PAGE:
Winter in Oregon can be a tough time for many living species, but for mold, wet winter months are the perfect conditions for the growth of dangerous mold spores.
Mold loves damp, wet places, and thrives in these humid conditions, quickly infecting your home.
Mold isn’t just unsightly (and smelly!): mold can grow undetected for years and slowly eat away at your home’s internal structures, affecting their integrity and destroying your home bit by bit.
More dangerously, some types of mold can produce mycotoxins that are toxic and can trigger several health issues, such as asthma, allergies, sinus infections, and headaches, warns the Center for Disease Control and Prevention.
Preventing mold from growing is the best way to keep your health and homes strong and healthy. Keep reading to find out what you can do to prevent mold infestation in your home.
What is mold?
Mold is a generic name for all sorts of fungi that grow and multiply: it only needs moisture and a food source like wood to grow.
In nature, mold serves a useful purpose: decomposition. However, in the home, mold can be dangerous for humans and damage your home structurally and aesthetically.
Many homes in Oregon have water damage from our wet seasons, and this provides ideal conditions for mold to grow. The small spores of mold quickly reproduce and drift through the air and around your home, and potentially into your lungs.
You may see ugly patches of black, brown, pink, or green growths on shower doors, walls, or other visible areas—or you may not be aware at all that mold is growing in your attic, behind the walls, or under your carpets.
Finding mold: 5 signs to look for
1. Uneven or poor attic insulation
Uneven, bulgy insulation in your attic can indicate the presence of water damage from roof leaks, and this can create perfect conditions for mold.
If your attic air circulation and insulation is poor, you won’t have proper ventilation and mold is likely to grow.
Mold spores can travel through very small openings, and can make their way from the attic down to the rest of the house. If you spot water leaks in your attic, it’s important to get them fixed before mold takes over.
2. Soft, spongy floorboards
You know that feeling in old houses when the wooden floorboards seem to give way under your feet?
It’s likely that a soft, spongy area on hardwood floors indicated rotten wood, which will need to be replaced. If you don’t replace spongy, wet floorboards, mold can continue to grow and spread.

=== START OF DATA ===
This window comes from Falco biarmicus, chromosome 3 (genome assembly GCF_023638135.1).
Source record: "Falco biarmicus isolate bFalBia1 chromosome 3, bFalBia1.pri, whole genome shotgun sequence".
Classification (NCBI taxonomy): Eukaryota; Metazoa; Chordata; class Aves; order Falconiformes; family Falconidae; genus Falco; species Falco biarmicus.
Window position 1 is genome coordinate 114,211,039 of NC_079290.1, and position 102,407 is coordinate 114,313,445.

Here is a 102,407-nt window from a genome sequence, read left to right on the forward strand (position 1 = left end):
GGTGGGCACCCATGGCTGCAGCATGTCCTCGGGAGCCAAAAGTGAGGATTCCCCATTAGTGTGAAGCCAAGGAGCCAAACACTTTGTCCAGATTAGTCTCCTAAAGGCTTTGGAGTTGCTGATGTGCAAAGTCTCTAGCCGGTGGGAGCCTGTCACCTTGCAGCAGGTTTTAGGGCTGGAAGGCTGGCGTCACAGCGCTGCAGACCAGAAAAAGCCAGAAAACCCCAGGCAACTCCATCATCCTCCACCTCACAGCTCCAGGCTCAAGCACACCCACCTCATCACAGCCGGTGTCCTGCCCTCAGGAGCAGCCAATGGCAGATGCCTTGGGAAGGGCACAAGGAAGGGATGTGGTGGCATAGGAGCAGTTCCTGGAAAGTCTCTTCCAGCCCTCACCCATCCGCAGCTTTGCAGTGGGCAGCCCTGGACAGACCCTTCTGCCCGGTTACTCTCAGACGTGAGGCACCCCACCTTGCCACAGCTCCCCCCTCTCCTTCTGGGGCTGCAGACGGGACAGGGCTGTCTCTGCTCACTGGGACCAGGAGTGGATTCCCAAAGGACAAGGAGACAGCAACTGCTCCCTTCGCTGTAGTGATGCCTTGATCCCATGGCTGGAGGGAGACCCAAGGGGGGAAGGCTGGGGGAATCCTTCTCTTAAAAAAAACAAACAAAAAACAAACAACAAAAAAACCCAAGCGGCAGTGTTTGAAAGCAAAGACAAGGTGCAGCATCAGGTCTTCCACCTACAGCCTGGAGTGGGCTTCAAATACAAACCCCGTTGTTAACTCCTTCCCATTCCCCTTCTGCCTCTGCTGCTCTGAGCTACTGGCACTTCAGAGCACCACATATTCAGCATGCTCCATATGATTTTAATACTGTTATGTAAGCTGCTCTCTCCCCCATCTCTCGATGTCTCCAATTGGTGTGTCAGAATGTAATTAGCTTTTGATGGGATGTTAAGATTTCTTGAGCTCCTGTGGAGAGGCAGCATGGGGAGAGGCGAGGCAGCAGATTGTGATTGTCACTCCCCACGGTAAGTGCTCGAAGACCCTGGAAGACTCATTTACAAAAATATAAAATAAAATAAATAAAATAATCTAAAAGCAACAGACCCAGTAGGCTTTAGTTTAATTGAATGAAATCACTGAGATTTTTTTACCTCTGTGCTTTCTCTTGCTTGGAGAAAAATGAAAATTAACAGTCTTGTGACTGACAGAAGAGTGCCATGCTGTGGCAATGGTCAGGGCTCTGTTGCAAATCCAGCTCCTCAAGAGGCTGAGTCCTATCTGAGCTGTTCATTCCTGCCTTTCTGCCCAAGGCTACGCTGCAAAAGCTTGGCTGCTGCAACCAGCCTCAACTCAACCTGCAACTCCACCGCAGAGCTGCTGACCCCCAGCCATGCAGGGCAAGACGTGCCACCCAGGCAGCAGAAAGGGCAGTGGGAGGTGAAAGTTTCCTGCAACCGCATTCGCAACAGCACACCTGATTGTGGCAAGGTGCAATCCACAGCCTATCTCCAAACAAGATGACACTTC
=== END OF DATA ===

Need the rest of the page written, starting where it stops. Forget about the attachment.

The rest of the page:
3. Bubbling paint on walls
Have you ever noticed how paint seems to ‘bubble’ sometimes on a wall? This usually indicates water damage and internal moisture in the wall.
Painting over the bubbles won’t solve the problem: you need to find the source of the leak and fix it, and then remove the mold.
4. Visible signs of mold
Look carefully at walls, windows, and floorboards. Mold is commonly found in bathrooms, laundry rooms, and other areas where moisture is likely to become trapped.
Mold and mildew are often confused: the type of mold you have will determine how you get rid of it.
Mold can grow in patches that penetrate the surface of the material it’s growing on. Mold can be black, green, pink or other colors and tends to grow on walls and inside permanent structures. It’s fuzzy and slimy, with irregular shaped spots.
Mildew, on the other hand, is powdery, white or grey, smells strongly, and tends to grow on organic surfaces and materials. Mildew (a type of mold) typically remains flat on the surface of the material.
5. Unexplained physical symptoms
Have a persistent sinus infection, coughing, or itchy throat or eyes, and it just doesn’t seem to go away? If you’ve consulted a doctor and your condition isn’t improving, consider the possibility that your health issues are being caused by mold.
Make an inspection of your house, call in a professional if you need to, and mention the possible presence of mold in your home to your doctor.
How to get rid of mold
Mold is everywhere, but you can make your home inhospitable to it.
- Fix water leaks as soon as you spot them and remove sources of excess moisture
- Install a strong vent or fan in the bathroom (and remember to use it when showering)
- Open windows when cooking and for 10-15 minutes every day if possible
- Immediately dry and remove wet carpets, fabrics, furniture, and curtains
- Make sure you have adequate ventilation in all rooms of your home
- Clean out your gutters regularly to prevent leaks
- Inspect your walls, attic, crawl spaces, and roof regularly for signs of moisture
- Keep a little space between your furniture and the wall so air can pass between them
- Use your air conditioning in humid weather and your heating in cold seasons
Call in the professionals
You can remove small amounts of mold and mildew with bleach and water (wear protective gear), but larger areas will have to be removed by professionals.